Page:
Five years ago, it would have seemed unthinkable that the United States and the United Kingdom could be led by such mavericks as Donald J Trump and Alexander Boris de Pfeffel Johnson respectively.
But the Western democratic world's new normal was confirmed late Tuesday night (NZ time) when the Conservative Party's 180,000 members voted to replace Theresa May as British Prime Minister with Johnson, rather than his rival for the top spot, the traditional "safer bet", Foreign Secretary Jeremy Hunt.
It is easy to make all manner of comparisons with the two trans-Atlantic leaders, to dismiss and lampoon them as caricatures. Yet their standing as two of the world's most powerful men demands acceptance - even if only as symptoms of a global malaise, an immense dissatisfaction with the political status quo. But it is much harder to accept that, in the process of establishing a new world order, once-fundamental values such as truth, integrity and often human decency, have been rudely and roundly relegated to the sidelines.
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Is someone often described as a dishevelled, gaffe-prone buffoon - albeit a well-educated, politically experienced, charismatic and apparently charming one - really the best person for Britain's top job?
It certainly won't be a conventional first 100 days of office, either. Instead, Johnson has one primary box to tick achieve in that time: to deliver Brexit (although he has also set himself the task of uniting a country riven by frustration, uncertainty and no small amount of fear - and defeating Labour leader Jeremy Corbyn in the next election to boot).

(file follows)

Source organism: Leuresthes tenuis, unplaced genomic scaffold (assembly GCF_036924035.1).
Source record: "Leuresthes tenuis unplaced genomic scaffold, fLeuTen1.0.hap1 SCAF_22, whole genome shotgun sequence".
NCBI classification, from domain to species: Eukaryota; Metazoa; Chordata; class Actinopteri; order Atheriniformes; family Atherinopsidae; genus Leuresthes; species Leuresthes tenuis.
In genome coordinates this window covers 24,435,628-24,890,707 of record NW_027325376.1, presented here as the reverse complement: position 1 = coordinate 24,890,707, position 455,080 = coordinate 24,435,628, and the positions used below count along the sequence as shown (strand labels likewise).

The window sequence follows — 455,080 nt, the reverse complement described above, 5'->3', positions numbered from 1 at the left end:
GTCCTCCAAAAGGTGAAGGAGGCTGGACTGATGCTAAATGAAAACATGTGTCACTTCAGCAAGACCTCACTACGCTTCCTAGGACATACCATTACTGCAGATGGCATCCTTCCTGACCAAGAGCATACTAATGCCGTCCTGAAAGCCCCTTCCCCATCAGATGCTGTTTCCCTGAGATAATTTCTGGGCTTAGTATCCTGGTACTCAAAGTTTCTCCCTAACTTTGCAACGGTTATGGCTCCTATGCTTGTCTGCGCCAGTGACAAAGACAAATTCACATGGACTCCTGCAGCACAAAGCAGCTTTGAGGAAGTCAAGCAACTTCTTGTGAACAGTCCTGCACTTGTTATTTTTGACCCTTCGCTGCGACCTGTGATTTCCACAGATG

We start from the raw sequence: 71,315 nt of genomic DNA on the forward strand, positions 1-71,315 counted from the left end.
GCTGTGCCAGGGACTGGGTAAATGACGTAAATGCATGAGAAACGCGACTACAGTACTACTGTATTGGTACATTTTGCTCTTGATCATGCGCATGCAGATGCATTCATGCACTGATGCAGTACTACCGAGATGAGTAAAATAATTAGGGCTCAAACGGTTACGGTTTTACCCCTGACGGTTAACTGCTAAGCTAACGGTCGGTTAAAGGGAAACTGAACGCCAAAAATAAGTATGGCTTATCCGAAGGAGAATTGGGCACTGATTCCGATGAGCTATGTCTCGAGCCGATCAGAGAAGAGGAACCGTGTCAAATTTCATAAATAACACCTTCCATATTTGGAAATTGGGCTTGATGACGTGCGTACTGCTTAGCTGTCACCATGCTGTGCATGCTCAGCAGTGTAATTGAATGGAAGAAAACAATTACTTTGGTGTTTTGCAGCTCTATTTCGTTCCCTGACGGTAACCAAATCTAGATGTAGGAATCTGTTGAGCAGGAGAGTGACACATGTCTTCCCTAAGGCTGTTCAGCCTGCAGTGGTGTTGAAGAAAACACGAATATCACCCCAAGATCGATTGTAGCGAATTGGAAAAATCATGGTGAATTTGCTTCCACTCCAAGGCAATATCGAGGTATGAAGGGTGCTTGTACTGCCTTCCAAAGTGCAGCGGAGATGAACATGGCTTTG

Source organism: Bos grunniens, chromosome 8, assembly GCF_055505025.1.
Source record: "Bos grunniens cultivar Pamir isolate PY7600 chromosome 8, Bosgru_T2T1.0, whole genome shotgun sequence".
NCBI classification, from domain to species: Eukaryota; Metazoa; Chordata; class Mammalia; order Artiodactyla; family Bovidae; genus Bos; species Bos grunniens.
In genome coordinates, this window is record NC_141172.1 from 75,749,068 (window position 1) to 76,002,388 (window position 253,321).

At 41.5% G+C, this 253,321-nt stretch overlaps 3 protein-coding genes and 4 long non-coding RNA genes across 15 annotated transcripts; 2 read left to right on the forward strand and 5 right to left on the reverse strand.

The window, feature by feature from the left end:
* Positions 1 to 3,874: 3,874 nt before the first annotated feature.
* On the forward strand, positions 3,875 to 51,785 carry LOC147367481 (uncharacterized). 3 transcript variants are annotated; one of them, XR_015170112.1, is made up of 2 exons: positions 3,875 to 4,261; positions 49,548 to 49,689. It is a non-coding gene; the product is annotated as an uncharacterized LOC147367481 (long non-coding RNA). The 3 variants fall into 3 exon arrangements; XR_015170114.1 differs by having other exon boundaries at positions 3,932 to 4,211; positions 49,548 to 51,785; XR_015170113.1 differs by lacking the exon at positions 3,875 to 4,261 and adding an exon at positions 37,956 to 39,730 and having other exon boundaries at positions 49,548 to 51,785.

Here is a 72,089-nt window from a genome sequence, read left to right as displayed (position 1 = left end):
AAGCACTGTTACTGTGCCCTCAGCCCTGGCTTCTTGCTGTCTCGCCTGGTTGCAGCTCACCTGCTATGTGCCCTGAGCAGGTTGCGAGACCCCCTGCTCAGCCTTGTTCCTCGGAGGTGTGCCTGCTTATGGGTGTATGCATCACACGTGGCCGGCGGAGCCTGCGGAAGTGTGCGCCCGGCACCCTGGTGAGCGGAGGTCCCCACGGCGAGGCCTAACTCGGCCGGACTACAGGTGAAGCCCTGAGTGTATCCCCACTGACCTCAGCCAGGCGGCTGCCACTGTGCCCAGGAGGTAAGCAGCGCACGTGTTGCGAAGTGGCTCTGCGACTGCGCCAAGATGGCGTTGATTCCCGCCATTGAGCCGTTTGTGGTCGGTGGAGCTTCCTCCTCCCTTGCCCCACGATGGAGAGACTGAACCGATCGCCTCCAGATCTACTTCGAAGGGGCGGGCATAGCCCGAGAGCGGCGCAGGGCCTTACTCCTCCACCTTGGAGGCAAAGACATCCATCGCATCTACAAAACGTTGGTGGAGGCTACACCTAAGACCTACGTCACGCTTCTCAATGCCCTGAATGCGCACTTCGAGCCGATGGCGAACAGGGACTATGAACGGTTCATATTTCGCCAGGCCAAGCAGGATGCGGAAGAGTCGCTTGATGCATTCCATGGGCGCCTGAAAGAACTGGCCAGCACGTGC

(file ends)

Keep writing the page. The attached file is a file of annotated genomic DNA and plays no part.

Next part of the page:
There will be many in the Conservative Party horrified by Johnson's appointment - he acknowledged as much during his acceptance speech to the party faithful - unable to quell the personal and professional warning bells given some of the legacies of his time as former journalist, London mayor and foreign secretary. But it is likely some party members voted for him purely for the reasoning: if he can't do it, who can? Some must wonder whether depth or long-term thinking are really essential to the immediate task of Brexit - is it instead the unconventional that is now required? Could Johnson in fact be the very man for the job?
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There is no doubting Johnson has been handed a poisoned chalice, even as a champion of Brexit. If he can negotiate a successful divorce from the EU - whatever that might look like - it would be a personal and political triumph. In times of trouble, a nation certainly needs a figurehead. There are no few references to a modern-day Churchill mantle. Cometh the hour, cometh the man, and all that.
First, however, Johnson must unite his own party, stem the outgoing tide of dissenters, form a stable Cabinet without making more enemies, and do what Theresa May has found hitherto impossible: get a divided Parliament to agree on a divorce deal with the European Union, then get the EU to do the same - or drag the UK out with no deal as he threatens. Believe it or not that's actually the plain sailing part; from there it's uncharted waters.